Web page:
Ferrari 250 GT LWB Berlinetta 'Tour de France' by Carrozzeria Scaglietti
Of all of Ferrari’s series-produced berlinettas, none can compare to the car that started it all, the 250 GT long-wheelbase berlinetta from 1956–1959. The dual-purpose road/race car’s 2,600-millimetre wheelbase became the foundation for numerous 250 GT series that followed, and the long-running Colombo 2,953-cubic centimetre V-12 was never in a more ferocious state of tune than in the beautifully styled long-wheelbase berlinetta.
Mechanical considerations aside, the 250 GT berlinetta’s sensational Scaglietti bodywork, designed by Pinin Farina, conveyed pure racing gravitas veiled in unequalled sporting elegance. This was a car that looked every bit the part, a role that was conceived by management to revive less-dangerous sports car racing following the Le Mans disaster of 1955. One of the earliest 250 GT berlinetta examples, chassis number 0557GT took 1st place at the 1956 Tour de France, a new multi-day 3,600-mile course that consisted of six circuit races, two hill climbs, and a drag race. The victory was exactly what Ferrari management had been hoping for, and they were only too happy to give their tacit approval of the moniker “Tour de France” to unofficially describe the car. The TdF nom de guerre soon proved to be quite apropos, as Olivier Gendebien drove one to 1st overall at the French race for the next three consecutive years.
The 250 GT LWB TdF bodywork steadily evolved during production and is now classified in four distinct series, most easily characterized by the rear c-pillars, or sail panels. Of 79 total TdF examples made between 1956 and 1959, the first 14 cars had no vents in the sail panel. Nine second-series cars featured 14 louvers on the sail panel, followed in mid-1957 by 18 cars with three vents on the sail panel, and a revised nose featuring recessed, covered headlamps. Starting in 1958, a final, fourth series with single-vent sail-panels was produced in a quantity of 36 examples.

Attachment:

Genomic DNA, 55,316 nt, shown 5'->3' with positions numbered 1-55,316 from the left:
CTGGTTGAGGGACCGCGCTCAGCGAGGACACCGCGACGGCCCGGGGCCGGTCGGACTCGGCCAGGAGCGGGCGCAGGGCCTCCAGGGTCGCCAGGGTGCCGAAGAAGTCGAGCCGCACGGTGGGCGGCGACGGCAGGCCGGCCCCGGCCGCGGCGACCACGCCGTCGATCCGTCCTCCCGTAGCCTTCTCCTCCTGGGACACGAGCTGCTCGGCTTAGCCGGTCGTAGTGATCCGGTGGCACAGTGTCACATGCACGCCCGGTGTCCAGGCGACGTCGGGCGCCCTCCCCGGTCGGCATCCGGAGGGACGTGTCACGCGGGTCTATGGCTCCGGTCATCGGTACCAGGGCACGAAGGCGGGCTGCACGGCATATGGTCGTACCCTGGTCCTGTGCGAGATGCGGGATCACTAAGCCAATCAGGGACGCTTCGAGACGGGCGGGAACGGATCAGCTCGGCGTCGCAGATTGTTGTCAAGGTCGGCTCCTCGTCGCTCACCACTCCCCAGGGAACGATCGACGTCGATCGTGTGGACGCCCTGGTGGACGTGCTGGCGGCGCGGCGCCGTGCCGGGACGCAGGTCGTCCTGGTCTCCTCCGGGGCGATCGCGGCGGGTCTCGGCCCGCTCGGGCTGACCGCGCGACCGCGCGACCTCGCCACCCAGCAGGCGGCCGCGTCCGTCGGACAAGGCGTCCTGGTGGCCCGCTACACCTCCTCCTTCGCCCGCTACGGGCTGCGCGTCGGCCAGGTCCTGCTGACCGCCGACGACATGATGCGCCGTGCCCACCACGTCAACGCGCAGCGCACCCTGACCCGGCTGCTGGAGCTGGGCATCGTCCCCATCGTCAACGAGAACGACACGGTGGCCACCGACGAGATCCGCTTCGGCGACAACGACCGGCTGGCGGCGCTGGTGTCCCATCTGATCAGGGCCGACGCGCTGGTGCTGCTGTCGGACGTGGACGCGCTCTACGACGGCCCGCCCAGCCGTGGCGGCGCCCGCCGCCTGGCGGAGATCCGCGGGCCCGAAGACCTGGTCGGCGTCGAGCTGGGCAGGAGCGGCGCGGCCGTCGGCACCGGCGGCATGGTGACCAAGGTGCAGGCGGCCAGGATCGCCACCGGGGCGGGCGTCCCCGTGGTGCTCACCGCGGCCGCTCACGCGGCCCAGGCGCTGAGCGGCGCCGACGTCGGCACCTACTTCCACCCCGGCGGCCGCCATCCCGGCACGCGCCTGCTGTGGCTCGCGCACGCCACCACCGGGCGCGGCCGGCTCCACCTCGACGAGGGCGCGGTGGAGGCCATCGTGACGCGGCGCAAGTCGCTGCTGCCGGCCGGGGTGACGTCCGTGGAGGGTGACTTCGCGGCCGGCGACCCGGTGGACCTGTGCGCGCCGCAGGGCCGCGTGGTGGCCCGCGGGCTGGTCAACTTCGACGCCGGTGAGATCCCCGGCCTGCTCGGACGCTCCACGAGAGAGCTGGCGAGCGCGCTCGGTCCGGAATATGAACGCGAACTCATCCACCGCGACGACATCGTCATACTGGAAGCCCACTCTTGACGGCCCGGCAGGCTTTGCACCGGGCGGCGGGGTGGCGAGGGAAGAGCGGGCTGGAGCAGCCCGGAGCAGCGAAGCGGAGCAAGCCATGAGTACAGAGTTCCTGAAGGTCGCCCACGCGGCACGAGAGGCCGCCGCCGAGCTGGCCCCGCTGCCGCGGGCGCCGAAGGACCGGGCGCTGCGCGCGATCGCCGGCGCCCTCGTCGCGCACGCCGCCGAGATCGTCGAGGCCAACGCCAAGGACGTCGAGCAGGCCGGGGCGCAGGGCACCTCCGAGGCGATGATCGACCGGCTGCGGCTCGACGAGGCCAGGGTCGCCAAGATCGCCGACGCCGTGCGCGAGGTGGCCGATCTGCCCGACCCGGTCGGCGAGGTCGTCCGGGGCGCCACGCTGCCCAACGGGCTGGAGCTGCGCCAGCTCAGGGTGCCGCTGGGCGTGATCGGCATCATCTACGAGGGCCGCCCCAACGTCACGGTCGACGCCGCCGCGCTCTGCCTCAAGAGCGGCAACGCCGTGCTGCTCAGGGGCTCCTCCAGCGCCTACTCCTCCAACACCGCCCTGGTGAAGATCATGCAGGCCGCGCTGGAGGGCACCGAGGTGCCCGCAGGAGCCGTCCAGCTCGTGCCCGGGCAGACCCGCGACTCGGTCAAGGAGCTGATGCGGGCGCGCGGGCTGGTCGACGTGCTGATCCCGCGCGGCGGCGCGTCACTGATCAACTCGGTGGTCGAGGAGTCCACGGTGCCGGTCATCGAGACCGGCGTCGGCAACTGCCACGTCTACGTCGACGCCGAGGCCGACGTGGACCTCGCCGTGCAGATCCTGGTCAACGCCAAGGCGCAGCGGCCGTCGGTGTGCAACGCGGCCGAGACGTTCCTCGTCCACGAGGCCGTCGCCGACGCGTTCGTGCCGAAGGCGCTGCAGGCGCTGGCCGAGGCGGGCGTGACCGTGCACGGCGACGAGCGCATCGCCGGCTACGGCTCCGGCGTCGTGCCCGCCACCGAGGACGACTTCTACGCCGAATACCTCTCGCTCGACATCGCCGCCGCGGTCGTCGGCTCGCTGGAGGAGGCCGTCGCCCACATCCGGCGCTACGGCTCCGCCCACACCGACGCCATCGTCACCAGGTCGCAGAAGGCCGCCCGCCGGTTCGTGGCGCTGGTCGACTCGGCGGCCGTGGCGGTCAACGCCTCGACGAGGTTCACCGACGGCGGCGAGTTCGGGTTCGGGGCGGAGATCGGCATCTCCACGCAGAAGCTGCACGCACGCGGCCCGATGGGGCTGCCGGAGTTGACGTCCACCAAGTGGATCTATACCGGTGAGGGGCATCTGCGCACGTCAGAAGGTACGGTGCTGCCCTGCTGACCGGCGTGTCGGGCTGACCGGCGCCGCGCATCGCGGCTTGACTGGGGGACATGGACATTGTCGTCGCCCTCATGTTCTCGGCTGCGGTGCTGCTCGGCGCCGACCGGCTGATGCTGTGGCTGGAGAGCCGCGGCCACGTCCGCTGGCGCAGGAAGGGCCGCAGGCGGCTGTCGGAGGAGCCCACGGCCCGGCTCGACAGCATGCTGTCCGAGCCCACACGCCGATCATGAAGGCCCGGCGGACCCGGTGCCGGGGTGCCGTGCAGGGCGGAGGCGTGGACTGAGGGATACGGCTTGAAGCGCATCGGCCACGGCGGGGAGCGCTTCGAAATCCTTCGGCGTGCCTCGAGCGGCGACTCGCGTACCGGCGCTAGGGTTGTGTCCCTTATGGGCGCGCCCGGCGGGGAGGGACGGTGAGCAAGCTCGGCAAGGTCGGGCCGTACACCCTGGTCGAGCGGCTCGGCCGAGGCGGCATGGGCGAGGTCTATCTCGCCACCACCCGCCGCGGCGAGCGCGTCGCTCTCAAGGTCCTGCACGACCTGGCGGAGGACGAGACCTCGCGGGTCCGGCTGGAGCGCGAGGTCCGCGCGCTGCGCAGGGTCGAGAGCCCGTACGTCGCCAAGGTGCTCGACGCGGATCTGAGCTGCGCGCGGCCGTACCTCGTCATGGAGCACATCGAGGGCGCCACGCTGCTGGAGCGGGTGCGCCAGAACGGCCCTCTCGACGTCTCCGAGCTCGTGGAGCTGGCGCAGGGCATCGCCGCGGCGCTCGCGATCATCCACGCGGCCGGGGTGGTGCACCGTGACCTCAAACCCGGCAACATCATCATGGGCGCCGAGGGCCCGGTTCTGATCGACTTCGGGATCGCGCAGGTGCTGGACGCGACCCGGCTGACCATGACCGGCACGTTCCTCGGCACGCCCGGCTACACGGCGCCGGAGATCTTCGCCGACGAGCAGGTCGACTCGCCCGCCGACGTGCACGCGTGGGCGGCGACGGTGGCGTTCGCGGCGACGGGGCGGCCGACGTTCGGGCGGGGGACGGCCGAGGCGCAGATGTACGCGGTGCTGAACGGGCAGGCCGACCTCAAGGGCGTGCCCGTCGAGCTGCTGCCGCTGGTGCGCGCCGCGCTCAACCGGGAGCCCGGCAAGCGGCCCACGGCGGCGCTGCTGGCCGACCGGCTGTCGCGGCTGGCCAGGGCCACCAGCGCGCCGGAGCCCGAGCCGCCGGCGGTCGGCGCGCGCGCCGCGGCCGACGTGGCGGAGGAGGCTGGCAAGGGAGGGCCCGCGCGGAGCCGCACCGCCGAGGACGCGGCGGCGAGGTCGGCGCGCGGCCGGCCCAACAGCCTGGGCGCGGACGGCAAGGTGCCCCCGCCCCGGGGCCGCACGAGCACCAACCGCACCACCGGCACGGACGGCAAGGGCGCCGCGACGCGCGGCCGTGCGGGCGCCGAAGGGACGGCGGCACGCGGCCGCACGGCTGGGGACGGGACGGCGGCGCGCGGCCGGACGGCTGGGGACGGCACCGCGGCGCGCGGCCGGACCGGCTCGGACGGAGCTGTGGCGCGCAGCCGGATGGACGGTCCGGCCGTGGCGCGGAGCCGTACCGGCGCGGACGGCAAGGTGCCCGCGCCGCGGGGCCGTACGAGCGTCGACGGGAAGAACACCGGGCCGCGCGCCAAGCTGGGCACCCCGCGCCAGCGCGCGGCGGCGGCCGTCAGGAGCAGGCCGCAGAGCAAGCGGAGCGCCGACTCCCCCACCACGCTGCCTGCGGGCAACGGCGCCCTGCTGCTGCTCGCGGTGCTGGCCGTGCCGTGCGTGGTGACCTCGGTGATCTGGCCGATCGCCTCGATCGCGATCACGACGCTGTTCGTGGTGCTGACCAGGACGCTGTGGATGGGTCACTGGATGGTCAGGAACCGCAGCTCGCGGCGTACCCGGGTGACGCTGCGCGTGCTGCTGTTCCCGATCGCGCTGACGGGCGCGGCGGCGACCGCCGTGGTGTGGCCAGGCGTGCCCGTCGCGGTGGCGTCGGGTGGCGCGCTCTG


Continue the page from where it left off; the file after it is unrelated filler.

In very early-1959, the LWB TdF received one final subdivision of minor modifications before giving way to an interim body suggestive of the forthcoming 250 GT SWB. This first group of 1959 250 GT examples was actually a subset of the 1958 fourth-series cars that featured one sail panel vent, to which they added uncovered headlamps mandated by a change in Italian regulations. The new uncovered lights were also adorned with chrome bezels, a decorative cue hinting at the berlinetta’s evolving identity as an elegant road car. A small handful of these 12 cars that were built for export were ordered with covered headlamps, reducing the known total of 1959 uncovered-headlamp series-four TdFs to approximately nine examples.
Though the aesthetic merits of each of the TdF series are highly subjective—every tifosi has his favourite—many enthusiasts would argue that this final muscularly haunched, uncovered-headlamp iteration was the best-looking TdF of all. These twelve cars, comprising chassis numbers 1143GT through 1401GT, marked the final incarnation of the revered Tour de France, which was soon replaced by an interim body that yielded the 250 GT SWB at the Paris Salon in October.
247 bhp, 2,953 cc single overhead camshaft V-12 engine with three Weber 36 DCL3 carburettors, four-speed all-synchromesh manual gearbox, independent front suspension with unequal-length A-arms and coil springs, live rear axle with semi-elliptic leaf springs and parallel trailing arms, and four-wheel drum brakes. Wheelbase: 102.4 in.
Part of the RM Auction event in London, 2012.
Source: RM Auctions
Photo Credit: Cymon Taylor